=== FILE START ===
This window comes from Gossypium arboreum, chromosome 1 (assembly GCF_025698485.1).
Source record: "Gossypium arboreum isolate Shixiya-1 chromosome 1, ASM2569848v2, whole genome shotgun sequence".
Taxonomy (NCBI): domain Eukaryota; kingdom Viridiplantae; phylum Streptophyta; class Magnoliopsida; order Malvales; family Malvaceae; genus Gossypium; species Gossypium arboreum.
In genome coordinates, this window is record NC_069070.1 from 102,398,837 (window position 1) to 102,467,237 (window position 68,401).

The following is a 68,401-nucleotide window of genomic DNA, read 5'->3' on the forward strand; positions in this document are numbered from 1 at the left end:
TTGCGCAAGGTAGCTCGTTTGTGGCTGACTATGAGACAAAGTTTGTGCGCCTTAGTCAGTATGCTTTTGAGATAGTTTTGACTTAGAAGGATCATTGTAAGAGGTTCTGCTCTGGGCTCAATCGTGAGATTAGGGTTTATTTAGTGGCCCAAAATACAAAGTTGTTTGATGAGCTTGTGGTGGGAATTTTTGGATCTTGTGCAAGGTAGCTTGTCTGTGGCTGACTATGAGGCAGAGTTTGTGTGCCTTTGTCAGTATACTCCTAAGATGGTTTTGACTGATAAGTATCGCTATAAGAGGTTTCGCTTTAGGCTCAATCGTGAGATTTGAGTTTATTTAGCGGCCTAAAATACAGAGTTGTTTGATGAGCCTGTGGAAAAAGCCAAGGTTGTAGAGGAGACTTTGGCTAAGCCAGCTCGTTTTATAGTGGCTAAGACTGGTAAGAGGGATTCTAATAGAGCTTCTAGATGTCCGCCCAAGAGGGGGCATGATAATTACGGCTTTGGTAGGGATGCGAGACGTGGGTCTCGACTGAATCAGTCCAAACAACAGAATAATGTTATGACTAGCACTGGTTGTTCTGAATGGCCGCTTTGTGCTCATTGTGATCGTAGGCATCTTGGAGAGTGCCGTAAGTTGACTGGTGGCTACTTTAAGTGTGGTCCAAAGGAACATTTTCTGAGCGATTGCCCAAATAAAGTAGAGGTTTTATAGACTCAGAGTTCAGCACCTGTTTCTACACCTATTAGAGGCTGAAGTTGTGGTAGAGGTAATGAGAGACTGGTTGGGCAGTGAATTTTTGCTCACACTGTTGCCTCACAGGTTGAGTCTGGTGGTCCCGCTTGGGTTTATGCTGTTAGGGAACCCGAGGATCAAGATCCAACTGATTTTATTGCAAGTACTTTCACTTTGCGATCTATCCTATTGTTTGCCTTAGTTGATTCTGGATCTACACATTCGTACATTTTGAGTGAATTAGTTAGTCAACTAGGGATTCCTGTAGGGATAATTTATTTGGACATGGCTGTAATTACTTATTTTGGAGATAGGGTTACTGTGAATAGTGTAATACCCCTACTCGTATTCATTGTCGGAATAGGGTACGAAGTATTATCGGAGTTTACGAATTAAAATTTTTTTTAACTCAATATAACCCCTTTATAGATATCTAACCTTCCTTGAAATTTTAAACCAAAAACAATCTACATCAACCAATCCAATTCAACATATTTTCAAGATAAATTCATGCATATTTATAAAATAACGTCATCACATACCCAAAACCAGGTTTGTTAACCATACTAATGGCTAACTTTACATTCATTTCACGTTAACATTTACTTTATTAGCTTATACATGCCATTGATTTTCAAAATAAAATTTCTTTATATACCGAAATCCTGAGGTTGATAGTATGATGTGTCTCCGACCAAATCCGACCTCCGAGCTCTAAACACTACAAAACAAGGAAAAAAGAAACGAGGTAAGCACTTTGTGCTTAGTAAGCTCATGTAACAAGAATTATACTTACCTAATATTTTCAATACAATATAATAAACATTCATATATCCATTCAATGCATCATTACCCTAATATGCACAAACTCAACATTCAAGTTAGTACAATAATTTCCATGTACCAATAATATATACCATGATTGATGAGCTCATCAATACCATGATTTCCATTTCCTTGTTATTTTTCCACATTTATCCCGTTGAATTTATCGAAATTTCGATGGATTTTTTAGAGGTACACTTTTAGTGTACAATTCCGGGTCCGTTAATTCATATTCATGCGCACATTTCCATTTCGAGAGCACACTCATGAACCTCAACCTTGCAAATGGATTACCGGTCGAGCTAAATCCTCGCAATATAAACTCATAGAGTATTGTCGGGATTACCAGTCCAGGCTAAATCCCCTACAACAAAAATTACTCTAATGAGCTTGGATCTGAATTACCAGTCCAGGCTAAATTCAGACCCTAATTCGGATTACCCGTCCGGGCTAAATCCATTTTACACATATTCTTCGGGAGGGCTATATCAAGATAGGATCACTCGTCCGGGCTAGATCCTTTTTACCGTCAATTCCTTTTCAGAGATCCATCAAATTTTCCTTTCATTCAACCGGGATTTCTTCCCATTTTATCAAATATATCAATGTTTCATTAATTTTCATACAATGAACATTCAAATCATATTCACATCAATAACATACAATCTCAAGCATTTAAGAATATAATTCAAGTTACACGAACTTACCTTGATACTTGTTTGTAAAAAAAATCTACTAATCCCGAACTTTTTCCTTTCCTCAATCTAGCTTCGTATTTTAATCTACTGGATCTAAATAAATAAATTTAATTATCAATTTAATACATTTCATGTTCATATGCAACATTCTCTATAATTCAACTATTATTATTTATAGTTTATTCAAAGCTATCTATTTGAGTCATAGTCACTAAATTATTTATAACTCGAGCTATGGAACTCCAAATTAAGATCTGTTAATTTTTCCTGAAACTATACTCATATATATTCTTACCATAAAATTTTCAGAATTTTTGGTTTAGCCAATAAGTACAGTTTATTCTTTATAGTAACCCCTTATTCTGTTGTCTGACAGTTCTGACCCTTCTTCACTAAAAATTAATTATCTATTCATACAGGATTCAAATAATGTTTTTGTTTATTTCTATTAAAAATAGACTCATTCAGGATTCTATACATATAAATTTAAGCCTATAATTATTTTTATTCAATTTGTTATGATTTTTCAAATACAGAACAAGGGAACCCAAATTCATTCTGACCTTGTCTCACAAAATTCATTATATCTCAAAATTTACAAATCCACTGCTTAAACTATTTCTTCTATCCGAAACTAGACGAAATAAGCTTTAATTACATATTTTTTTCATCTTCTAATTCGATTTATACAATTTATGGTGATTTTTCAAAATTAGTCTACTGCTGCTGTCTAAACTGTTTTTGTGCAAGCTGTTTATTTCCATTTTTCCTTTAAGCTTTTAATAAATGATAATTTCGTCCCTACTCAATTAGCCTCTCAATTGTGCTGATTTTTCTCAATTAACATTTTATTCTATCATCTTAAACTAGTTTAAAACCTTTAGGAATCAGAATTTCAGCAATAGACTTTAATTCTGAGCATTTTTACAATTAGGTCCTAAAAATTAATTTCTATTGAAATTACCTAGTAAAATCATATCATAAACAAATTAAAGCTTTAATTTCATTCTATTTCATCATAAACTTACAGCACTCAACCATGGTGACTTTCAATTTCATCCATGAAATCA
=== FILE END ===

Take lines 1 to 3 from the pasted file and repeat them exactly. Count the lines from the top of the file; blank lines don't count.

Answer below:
This window comes from Gossypium arboreum, chromosome 1 (assembly GCF_025698485.1).
Source record: "Gossypium arboreum isolate Shixiya-1 chromosome 1, ASM2569848v2, whole genome shotgun sequence".
Taxonomy (NCBI): domain Eukaryota; kingdom Viridiplantae; phylum Streptophyta; class Magnoliopsida; order Malvales; family Malvaceae; genus Gossypium; species Gossypium arboreum.